Cardiovascular disease is the number one killer of both men and women in the US today. Medicine has many advanced therapies to treat heart attacks and strokes. However, one of the most powerful tools in the battle against sudden cardiac death is prevention. Certainly, modification of risk factors and heart healthy lifestyles are a big part of successful prevention. This past week in the Wall Street Journal, I came across an article reporting the effects of diet on lowering the risk of heart attacks. In the report, investigators looked at the impact of diet in addition to medicines in patients who already have cardiovascular disease. As I read the article, I began to reflect on how important it is for patients to take responsibility for their own health. In the US today, diets are often high in calorie dense foods with disproportionate amounts of fat. Economic pressures have people working harder with longer hours and fast food intake is commonplace–all resulting in poor nutrition. Many studies have been conducted over the years that have demonstrated the relationship between diet and type 2 diabetes, high cholesterol as well as other potentially devastating diseases. With healthcare costs rising and reform on the horizon, prevention and patient engagement is critical to disease management. Many expensive diseases and medical interventions can be avoided through prevention–the first step in reform must be to create a healthier population. Ensuring that all citizens have access to healthcare is only half of the equation–with healthcare coverage comes individual responsibility. Each American must make changes to diminish their risk for disease. Diet is an important part of lifestyle modification.
The basis for the Wall Street Journal piece is a recent study published last week in the journal Circulation. In the study, over 30,000 men with known cardiovascular disease in two separate databases were evaluated using two reliable dietary indexes. The study found that in men older than 55 years old, that those with a healthy diet reduced their risk of sudden death by 35%, recurrent heart attacks by 14% and stroke by 19%. In medicine, we are often excited by interventions that lower mortality by a few percentage points; There are very few interventions in medicine that reduce mortality and outcome by nearly a third. If we put these findings in context with other medical interventions that reduce mortality we find that this is an incredibly significant finding. Only colon cancer screening and breast cancer screening have shown similar reductions in mortality. Moreover, prevention through dietary changes is a relatively cheap intervention when compared to other advanced therapies for patients with known cardiovascular disease. For example, with expensive interventions such as the implantation of Implantable Cardioverter Defibrillators (ICDs) we can reduce sudden death by an average of 30% in appropriately selected patients. ICDs cost the healthcare system upwards of 20K dollars each (not including hospital and physician charges). Lifestyle modification and diet are relatively inexpensive. In fact, cooking healthy meals at home is likely to be less expensive than a trip to the local McDonalds restaurant.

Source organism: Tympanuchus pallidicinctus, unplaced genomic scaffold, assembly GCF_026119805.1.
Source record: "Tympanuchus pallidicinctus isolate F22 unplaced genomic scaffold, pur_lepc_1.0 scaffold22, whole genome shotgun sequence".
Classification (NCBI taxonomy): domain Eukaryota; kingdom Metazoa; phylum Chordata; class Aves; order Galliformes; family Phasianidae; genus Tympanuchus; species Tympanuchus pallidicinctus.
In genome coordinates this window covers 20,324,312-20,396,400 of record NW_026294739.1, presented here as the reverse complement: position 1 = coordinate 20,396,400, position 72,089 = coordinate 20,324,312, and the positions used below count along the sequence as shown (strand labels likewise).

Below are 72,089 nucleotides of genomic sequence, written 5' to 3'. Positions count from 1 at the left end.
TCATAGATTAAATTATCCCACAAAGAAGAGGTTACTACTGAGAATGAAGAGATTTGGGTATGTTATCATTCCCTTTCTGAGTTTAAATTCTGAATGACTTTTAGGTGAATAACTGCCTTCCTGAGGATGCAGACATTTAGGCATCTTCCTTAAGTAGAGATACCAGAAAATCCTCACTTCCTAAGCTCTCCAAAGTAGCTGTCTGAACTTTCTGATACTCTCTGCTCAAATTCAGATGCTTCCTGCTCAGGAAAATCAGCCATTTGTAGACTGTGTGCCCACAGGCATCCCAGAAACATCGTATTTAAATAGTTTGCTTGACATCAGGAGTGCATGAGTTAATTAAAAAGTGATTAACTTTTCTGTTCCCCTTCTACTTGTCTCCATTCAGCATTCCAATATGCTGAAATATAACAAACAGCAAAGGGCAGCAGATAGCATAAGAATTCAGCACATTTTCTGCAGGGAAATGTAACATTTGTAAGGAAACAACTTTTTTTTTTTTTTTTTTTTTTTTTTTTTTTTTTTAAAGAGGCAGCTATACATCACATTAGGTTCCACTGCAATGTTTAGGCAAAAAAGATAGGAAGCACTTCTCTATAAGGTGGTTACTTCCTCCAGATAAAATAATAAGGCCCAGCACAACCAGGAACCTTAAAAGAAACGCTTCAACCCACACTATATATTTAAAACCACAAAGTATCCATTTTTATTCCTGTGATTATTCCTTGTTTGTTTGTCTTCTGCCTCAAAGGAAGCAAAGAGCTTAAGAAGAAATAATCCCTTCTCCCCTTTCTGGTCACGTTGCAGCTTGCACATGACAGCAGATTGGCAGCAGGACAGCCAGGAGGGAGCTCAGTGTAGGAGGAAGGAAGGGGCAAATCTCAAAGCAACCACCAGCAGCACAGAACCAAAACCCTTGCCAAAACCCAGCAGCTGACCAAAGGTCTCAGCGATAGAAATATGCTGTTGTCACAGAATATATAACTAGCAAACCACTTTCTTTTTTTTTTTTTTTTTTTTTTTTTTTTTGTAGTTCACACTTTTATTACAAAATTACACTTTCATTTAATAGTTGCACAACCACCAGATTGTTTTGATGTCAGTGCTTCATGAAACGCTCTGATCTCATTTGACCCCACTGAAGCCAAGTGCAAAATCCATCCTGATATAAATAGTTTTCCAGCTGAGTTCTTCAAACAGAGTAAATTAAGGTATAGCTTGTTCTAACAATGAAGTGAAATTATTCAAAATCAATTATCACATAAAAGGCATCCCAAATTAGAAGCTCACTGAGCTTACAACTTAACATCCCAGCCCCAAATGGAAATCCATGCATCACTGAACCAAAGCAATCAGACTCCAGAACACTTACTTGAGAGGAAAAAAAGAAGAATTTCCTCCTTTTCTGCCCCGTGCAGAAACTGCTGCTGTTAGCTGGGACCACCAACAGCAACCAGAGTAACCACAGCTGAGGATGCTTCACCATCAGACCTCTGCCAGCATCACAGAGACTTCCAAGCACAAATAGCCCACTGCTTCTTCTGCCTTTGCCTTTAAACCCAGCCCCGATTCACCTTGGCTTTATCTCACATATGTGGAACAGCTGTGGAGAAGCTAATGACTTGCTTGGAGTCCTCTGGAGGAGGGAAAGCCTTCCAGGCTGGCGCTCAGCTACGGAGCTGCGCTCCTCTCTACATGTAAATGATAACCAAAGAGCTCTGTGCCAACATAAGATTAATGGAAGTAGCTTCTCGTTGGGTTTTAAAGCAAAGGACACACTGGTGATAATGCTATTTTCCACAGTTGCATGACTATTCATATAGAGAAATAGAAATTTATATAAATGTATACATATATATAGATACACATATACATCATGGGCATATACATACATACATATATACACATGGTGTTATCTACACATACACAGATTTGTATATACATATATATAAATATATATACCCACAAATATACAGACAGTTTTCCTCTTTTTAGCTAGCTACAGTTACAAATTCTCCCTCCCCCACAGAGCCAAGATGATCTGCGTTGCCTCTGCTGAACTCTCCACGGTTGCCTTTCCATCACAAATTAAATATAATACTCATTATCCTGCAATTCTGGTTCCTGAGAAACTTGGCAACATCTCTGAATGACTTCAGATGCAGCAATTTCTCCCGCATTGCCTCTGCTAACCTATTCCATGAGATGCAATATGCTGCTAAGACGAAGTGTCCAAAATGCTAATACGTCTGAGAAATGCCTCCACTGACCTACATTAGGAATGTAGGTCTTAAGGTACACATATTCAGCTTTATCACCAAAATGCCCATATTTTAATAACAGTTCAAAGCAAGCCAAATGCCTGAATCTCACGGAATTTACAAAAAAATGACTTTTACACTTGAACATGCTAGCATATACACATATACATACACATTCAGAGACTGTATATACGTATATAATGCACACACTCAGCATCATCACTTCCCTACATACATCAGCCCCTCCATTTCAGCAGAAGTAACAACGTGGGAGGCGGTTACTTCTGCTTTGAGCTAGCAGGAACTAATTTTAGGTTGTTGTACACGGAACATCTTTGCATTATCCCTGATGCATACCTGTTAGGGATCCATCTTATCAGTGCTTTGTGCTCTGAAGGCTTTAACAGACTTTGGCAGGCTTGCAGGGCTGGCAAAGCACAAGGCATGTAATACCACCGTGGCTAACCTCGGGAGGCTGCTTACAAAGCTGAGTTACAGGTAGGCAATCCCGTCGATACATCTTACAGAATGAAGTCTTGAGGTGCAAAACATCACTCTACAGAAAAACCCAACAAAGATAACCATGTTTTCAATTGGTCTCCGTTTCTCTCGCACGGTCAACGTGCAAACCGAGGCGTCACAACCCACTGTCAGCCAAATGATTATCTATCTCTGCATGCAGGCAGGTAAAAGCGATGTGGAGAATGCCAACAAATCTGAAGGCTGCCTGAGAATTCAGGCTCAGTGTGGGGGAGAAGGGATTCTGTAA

What are some healthy choices? In the Circulation study, the healthy choices that were shown to have an impact on the reduction in death from cardiovascular disease were as follows:
1. Limit the intake of sugary beverages and sodium
2. Eat at least four cups of fruits and vegetables daily
3. Four servings of nuts or seeds a week
4. At least two servings of fish per week.
This list is not comprehensive. It is just an excerpt of a set of guidelines developed by the American Heart Association. In addition to what you should eat, we must remember what to avoid–calorie dense, high fat, nutrient poor foods. Unfortunately, these poor choices are abundantly available and often easy to access quickly.
During the holidays, we are busier than ever. We must make time to improve the health of ourselves as well as our families. Certainly, the holiday season is a time to celebrate and indulgences are commonplace. Take time to make healthier choices. Give the gift of a well balanced, well thought out meal to your family. Instead of fast food, grill fish or make a seafood salad. The costs are the same (or less) and there are recipies available that are simple and quick. Involve the children in food preparation and make cooking a family activity. Begin a culture of better healthy in your home. Healthcare reform is underway. It is going to be expensive–as individuals we must play an active role in our own health if reform is to be successful. All the coverage in the world is not going to be effective at reducing disease and death in the US unless we all focus on prevention and improved lifestyle choices. So, As we near the stroke of midnight on December 31st, let’s all commit to healthier eating in 2013. Eat, Drink, and Be Merry (But Pledge to Be Healthier) as we ring in the new year.